Local view for "http://purl.org/linkedpolitics/eu/plenary/2014-07-15-Speech-2-027-000"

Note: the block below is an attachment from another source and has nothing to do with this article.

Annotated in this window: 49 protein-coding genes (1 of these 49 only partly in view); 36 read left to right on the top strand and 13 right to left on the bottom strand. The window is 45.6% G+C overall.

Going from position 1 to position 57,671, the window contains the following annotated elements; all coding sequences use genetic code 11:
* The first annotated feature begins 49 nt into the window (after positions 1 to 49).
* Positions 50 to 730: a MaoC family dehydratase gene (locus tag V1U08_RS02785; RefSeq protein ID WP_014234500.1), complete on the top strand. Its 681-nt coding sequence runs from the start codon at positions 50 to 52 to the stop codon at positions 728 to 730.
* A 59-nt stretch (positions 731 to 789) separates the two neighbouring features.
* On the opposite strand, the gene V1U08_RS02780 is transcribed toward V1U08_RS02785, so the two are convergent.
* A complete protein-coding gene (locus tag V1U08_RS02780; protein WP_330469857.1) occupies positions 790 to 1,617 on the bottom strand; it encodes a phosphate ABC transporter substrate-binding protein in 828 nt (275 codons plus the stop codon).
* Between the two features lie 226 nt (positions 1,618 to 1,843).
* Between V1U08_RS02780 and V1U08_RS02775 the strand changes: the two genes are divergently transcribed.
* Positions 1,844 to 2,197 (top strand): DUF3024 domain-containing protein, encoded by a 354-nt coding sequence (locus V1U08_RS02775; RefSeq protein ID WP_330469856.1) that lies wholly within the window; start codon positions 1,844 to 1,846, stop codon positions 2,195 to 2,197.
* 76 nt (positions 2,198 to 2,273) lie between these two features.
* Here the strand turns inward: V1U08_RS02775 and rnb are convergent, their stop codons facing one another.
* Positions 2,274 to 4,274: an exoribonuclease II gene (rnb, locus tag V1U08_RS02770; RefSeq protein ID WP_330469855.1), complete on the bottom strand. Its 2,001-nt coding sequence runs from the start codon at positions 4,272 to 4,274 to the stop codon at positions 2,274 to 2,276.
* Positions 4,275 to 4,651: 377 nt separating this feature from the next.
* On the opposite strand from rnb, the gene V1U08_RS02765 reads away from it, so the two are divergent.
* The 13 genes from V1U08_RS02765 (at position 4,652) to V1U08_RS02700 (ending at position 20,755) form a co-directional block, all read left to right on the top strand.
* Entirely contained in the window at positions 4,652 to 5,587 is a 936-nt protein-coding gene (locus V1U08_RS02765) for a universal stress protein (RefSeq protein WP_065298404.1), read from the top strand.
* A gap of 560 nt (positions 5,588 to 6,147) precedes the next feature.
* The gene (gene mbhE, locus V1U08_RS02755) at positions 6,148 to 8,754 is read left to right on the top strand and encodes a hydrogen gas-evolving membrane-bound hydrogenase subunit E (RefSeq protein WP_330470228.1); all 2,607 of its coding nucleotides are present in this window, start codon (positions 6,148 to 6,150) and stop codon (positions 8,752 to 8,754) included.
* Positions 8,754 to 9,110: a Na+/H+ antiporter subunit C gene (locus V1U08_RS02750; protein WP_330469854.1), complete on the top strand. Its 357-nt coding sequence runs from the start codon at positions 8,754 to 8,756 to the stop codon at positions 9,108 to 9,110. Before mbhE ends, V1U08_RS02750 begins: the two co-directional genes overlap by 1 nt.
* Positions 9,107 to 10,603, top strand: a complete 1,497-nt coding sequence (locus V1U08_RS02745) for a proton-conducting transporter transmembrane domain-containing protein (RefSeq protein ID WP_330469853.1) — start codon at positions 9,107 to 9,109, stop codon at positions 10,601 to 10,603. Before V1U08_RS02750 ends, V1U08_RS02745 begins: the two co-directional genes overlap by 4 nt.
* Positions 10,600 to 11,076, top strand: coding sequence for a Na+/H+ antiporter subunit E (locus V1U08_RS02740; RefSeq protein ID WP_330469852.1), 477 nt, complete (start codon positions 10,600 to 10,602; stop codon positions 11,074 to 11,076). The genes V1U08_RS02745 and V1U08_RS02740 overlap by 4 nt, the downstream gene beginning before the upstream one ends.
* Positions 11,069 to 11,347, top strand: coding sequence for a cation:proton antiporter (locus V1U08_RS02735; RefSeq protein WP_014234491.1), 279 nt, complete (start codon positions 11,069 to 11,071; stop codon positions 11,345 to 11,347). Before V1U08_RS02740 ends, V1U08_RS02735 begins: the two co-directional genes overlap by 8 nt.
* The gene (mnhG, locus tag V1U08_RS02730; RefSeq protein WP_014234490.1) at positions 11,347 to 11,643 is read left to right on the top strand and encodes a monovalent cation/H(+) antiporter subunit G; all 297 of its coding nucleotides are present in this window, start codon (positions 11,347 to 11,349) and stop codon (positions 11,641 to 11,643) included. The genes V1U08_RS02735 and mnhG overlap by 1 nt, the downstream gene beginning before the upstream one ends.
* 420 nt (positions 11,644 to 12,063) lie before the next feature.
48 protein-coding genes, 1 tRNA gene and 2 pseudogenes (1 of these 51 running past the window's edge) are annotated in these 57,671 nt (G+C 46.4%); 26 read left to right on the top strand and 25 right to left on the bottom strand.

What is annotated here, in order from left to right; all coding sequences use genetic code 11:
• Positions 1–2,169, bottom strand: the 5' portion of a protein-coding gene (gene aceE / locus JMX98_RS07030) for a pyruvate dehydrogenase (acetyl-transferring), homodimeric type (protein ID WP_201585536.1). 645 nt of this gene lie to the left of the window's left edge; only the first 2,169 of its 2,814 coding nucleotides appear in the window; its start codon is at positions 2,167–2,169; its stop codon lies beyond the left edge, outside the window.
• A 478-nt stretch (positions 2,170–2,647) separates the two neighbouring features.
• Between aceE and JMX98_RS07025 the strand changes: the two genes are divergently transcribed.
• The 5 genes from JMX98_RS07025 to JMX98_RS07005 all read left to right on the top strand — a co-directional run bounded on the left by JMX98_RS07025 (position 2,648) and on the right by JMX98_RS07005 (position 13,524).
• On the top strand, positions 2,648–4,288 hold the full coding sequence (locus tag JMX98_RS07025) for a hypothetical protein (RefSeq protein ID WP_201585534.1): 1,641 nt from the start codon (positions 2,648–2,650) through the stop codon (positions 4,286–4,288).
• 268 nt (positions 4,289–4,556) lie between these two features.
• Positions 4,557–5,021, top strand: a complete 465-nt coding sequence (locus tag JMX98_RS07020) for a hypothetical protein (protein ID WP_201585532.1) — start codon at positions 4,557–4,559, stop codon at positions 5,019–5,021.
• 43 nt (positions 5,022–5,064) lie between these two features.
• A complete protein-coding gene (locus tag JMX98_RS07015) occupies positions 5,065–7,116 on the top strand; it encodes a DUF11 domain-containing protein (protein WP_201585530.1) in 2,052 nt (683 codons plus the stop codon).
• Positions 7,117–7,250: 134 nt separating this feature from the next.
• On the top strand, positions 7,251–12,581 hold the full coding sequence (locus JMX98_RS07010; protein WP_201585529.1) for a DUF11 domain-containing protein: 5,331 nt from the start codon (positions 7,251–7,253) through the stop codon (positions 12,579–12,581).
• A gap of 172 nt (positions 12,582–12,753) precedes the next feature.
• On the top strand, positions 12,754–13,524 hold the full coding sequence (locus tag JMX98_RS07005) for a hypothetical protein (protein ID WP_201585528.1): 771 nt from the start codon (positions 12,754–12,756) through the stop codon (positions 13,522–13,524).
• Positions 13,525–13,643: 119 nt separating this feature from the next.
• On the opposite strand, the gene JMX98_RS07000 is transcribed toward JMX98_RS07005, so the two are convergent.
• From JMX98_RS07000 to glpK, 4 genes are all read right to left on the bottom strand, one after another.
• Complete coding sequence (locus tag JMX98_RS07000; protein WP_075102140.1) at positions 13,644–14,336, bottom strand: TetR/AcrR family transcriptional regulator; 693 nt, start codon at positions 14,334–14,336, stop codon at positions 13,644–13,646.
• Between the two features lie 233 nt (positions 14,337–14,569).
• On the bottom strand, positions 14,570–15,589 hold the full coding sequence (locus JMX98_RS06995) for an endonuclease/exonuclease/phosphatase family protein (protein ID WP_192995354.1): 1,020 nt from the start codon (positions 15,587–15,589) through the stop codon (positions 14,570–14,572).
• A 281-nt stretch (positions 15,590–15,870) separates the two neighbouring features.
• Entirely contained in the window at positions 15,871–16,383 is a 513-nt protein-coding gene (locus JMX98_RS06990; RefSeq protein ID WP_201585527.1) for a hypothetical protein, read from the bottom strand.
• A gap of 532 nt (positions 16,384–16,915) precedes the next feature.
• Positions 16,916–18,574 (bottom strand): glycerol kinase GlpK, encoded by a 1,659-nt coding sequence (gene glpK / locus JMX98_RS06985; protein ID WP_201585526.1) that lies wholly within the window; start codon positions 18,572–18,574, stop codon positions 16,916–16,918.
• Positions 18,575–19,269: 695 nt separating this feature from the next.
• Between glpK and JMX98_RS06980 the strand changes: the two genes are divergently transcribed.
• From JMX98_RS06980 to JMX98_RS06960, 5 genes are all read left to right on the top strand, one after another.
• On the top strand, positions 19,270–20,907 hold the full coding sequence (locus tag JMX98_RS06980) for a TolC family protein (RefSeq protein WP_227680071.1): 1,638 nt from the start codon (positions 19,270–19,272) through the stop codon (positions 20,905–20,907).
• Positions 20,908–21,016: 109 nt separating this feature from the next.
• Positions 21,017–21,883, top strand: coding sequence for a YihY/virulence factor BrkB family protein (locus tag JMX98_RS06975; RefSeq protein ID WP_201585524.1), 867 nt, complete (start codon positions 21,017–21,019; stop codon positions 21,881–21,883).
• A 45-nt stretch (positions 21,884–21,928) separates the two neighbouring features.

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"Mr President, if this is European democracy in action, as we have heard this morning, then I suggest we have a rethink. We are told that as a result of the European elections, Mr Juncker here is the nominee. Well I can tell you that absolutely nobody in the United Kingdom knew that when they voted in the European elections it had anything to do with the next nominee. The truth of it is that no voters in any of the countries actually realised what this process was. Mr Juncker’s name did not appear on any single ballot paper. The whole thing has been the most extraordinary stitch-up. The loser, Mr Schulz, gets the consolation prize of being an unprecedented second-term President in Parliament. It is all just a pretence that we are increasing democracy. Of course, I will be told ‘ah yes, but hang on a second, the European Parliament, the elected bit of the European institutions, did actually have a say and did decide whether Mr Juncker was to become Commission President or not’. Well, let us just have a think about the process we are about to engage in. We are all going to be asked to vote – and we have got one candidate to vote for! It is like good old Soviet times, isn’t it? Surely, democracy means you get rather more of a choice than one. But far worse than that is that it is going to be a secret ballot. You really could not invent it, could you? Hard on the heels of European elections, our voters are not going to know how any of us have voted. I would say to you Mr Schulz, as President of the Parliament, that Parliament should not vote in secret. The whole point of being publicly-elected representatives is that we should be held accountable for our actions to our own voters. To be asked to vote in secret is a huge insult to voters. I would have thought that after the huge advances in the Eurosceptic vote, there might have been a rethink somewhere in Brussels, but clearly that was not to be. Mr Cameron had a brief go and tried to oppose Mr Juncker’s candidacy, but he was busy succeeding with reshuffles in Britain and failing with reshuffles here, and Mrs Merkel of course crushed him because what the German Chancellor says goes in the modern Europe. So what of our nominee? On the plus side, Mr Juncker, you are a sociable cove with a very much better sense of humour than most people I have met in Brussels, and there is no question that you are a political operator. You have even managed over the last couple of weeks, as you have gone round the political groups, to change the mood music a bit. You have said that you do not believe in a united states of Europe, and that you do not believe in a common European identity, but I have to say I did not believe a word of it. Today you have proven that actually you are stuck back with the ideas of the old Europe. You talked about Mr Delors being a hero of yours. I can understand that from your perspective, but you also talked about Mr Mitterrand and Mr Kohl as being heroes of yours. I would have thought a wartime collaborator and somebody who left German politics under a huge cloud of a massive party-funding scandal should not be the kind of people that we should stand up as great models of virtue in modern Europe today. You talked about the need for a common foreign policy and security policy. You talked about the need for a common energy policy. What is clear is that you are going to carry on with the process of the centralisation of powers, which is not surprising because for 20 years you have been a key player in this whole process, which frankly has treated democracy with deliberate contempt. I think the best example is your quote about the French referendum on the constitution where you said if it is a ‘yes’ we will say ‘on we go’, and if it is a ‘no’ we will say ‘we continue’. How is that for belief in democracy? Your dedication to the project is unchallengeable. You have said before that when it becomes serious, you have to lie. So in many ways you are the perfect candidate for a lot of people in this House and I have no doubt that you will get the nomination, but we are being asked to vote for the ultimate Brussels insider, somebody who has always operated with dark backroom deals and stitch-ups, and I have to say that our group overwhelmingly will vote ‘no’. We do not want business as usual. We want real change. You said at the end of your speech that this is not the time for a revolution. I put it to you that there has already been a revolution. There has effectively been a coup d’état on nation state democracies without people realising, without people realising what was being done to them. After these elections, the Eurosceptic may not yet have a majority in this House, but please do not think we are over, because the vast majority of European people do not want a European state, do not want a European Commission to be the executive, do not want that flag and do not want that anthem. So, you will get elected and we will enjoy doing battle over the course of the next year or two."@en1
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